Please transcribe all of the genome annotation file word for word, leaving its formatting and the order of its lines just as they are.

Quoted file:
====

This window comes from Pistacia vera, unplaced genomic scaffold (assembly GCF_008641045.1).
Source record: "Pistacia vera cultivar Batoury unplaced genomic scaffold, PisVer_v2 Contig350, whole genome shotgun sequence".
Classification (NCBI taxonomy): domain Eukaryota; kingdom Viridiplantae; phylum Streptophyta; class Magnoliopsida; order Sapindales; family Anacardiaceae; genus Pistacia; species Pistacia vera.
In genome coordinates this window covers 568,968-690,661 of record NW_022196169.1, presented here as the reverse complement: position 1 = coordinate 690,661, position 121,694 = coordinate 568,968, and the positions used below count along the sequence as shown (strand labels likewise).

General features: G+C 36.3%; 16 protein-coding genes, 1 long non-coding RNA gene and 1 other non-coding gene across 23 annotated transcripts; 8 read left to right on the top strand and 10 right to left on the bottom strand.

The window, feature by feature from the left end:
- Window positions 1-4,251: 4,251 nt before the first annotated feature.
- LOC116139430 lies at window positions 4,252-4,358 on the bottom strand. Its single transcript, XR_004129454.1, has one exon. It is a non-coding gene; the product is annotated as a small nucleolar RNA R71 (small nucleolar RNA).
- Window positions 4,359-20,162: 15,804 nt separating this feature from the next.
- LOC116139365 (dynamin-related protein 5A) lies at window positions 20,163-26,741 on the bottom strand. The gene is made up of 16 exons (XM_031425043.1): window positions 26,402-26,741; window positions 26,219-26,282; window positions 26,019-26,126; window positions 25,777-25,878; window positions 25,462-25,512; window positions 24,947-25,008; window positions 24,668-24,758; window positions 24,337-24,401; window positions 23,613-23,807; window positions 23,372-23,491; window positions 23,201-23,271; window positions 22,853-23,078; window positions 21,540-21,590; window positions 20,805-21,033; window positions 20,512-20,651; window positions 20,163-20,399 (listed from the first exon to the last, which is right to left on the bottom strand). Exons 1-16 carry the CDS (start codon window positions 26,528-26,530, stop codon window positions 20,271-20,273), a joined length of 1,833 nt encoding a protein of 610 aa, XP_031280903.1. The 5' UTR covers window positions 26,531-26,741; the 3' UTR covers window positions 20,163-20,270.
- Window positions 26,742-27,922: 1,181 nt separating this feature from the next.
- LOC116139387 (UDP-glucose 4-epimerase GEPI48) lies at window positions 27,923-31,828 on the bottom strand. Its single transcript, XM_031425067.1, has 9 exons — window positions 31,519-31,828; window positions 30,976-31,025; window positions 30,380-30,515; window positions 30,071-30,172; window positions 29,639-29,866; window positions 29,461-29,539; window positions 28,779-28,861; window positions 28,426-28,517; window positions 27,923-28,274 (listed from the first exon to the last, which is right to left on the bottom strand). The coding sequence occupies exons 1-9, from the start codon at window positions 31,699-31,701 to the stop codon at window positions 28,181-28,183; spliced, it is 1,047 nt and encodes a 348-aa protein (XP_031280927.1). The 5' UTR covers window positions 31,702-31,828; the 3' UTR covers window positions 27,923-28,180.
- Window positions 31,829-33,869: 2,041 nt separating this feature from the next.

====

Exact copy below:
This window comes from Pistacia vera, unplaced genomic scaffold (assembly GCF_008641045.1).
Source record: "Pistacia vera cultivar Batoury unplaced genomic scaffold, PisVer_v2 Contig350, whole genome shotgun sequence".
Classification (NCBI taxonomy): domain Eukaryota; kingdom Viridiplantae; phylum Streptophyta; class Magnoliopsida; order Sapindales; family Anacardiaceae; genus Pistacia; species Pistacia vera.
In genome coordinates this window covers 568,968-690,661 of record NW_022196169.1, presented here as the reverse complement: position 1 = coordinate 690,661, position 121,694 = coordinate 568,968, and the positions used below count along the sequence as shown (strand labels likewise).

General features: G+C 36.3%; 16 protein-coding genes, 1 long non-coding RNA gene and 1 other non-coding gene across 23 annotated transcripts; 8 read left to right on the top strand and 10 right to left on the bottom strand.

The window, feature by feature from the left end:
- Window positions 1-4,251: 4,251 nt before the first annotated feature.
- LOC116139430 lies at window positions 4,252-4,358 on the bottom strand. Its single transcript, XR_004129454.1, has one exon. It is a non-coding gene; the product is annotated as a small nucleolar RNA R71 (small nucleolar RNA).
- Window positions 4,359-20,162: 15,804 nt separating this feature from the next.
- LOC116139365 (dynamin-related protein 5A) lies at window positions 20,163-26,741 on the bottom strand. The gene is made up of 16 exons (XM_031425043.1): window positions 26,402-26,741; window positions 26,219-26,282; window positions 26,019-26,126; window positions 25,777-25,878; window positions 25,462-25,512; window positions 24,947-25,008; window positions 24,668-24,758; window positions 24,337-24,401; window positions 23,613-23,807; window positions 23,372-23,491; window positions 23,201-23,271; window positions 22,853-23,078; window positions 21,540-21,590; window positions 20,805-21,033; window positions 20,512-20,651; window positions 20,163-20,399 (listed from the first exon to the last, which is right to left on the bottom strand). Exons 1-16 carry the CDS (start codon window positions 26,528-26,530, stop codon window positions 20,271-20,273), a joined length of 1,833 nt encoding a protein of 610 aa, XP_031280903.1. The 5' UTR covers window positions 26,531-26,741; the 3' UTR covers window positions 20,163-20,270.
- Window positions 26,742-27,922: 1,181 nt separating this feature from the next.
- LOC116139387 (UDP-glucose 4-epimerase GEPI48) lies at window positions 27,923-31,828 on the bottom strand. Its single transcript, XM_031425067.1, has 9 exons — window positions 31,519-31,828; window positions 30,976-31,025; window positions 30,380-30,515; window positions 30,071-30,172; window positions 29,639-29,866; window positions 29,461-29,539; window positions 28,779-28,861; window positions 28,426-28,517; window positions 27,923-28,274 (listed from the first exon to the last, which is right to left on the bottom strand). The coding sequence occupies exons 1-9, from the start codon at window positions 31,699-31,701 to the stop codon at window positions 28,181-28,183; spliced, it is 1,047 nt and encodes a 348-aa protein (XP_031280927.1). The 5' UTR covers window positions 31,702-31,828; the 3' UTR covers window positions 27,923-28,180.
- Window positions 31,829-33,869: 2,041 nt separating this feature from the next.